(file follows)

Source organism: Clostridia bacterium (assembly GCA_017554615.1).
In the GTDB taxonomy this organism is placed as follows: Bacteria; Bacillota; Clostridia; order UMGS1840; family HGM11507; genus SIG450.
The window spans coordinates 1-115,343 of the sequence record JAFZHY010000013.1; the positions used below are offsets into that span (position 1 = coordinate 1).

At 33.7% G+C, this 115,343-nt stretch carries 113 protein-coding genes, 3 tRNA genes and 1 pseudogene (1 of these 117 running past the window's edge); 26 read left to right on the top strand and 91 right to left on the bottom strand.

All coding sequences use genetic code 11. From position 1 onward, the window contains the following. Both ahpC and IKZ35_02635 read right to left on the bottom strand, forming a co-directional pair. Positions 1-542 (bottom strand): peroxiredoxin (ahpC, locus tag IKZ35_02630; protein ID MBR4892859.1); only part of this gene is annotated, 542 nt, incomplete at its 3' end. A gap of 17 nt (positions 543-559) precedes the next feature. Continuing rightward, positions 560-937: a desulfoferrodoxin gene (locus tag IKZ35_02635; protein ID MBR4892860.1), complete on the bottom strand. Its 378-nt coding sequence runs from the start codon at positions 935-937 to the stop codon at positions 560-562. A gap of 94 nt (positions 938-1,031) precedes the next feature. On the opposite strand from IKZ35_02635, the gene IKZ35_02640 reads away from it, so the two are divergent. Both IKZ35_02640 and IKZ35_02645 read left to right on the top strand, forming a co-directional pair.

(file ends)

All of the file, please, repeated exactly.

Source organism: Clostridia bacterium (assembly GCA_017554615.1).
In the GTDB taxonomy this organism is placed as follows: Bacteria; Bacillota; Clostridia; order UMGS1840; family HGM11507; genus SIG450.
The window spans coordinates 1-115,343 of the sequence record JAFZHY010000013.1; the positions used below are offsets into that span (position 1 = coordinate 1).

At 33.7% G+C, this 115,343-nt stretch carries 113 protein-coding genes, 3 tRNA genes and 1 pseudogene (1 of these 117 running past the window's edge); 26 read left to right on the top strand and 91 right to left on the bottom strand.

All coding sequences use genetic code 11. From position 1 onward, the window contains the following. Both ahpC and IKZ35_02635 read right to left on the bottom strand, forming a co-directional pair. Positions 1-542 (bottom strand): peroxiredoxin (ahpC, locus tag IKZ35_02630; protein ID MBR4892859.1); only part of this gene is annotated, 542 nt, incomplete at its 3' end. A gap of 17 nt (positions 543-559) precedes the next feature. Continuing rightward, positions 560-937: a desulfoferrodoxin gene (locus tag IKZ35_02635; protein ID MBR4892860.1), complete on the bottom strand. Its 378-nt coding sequence runs from the start codon at positions 935-937 to the stop codon at positions 560-562. A gap of 94 nt (positions 938-1,031) precedes the next feature. On the opposite strand from IKZ35_02635, the gene IKZ35_02640 reads away from it, so the two are divergent. Both IKZ35_02640 and IKZ35_02645 read left to right on the top strand, forming a co-directional pair.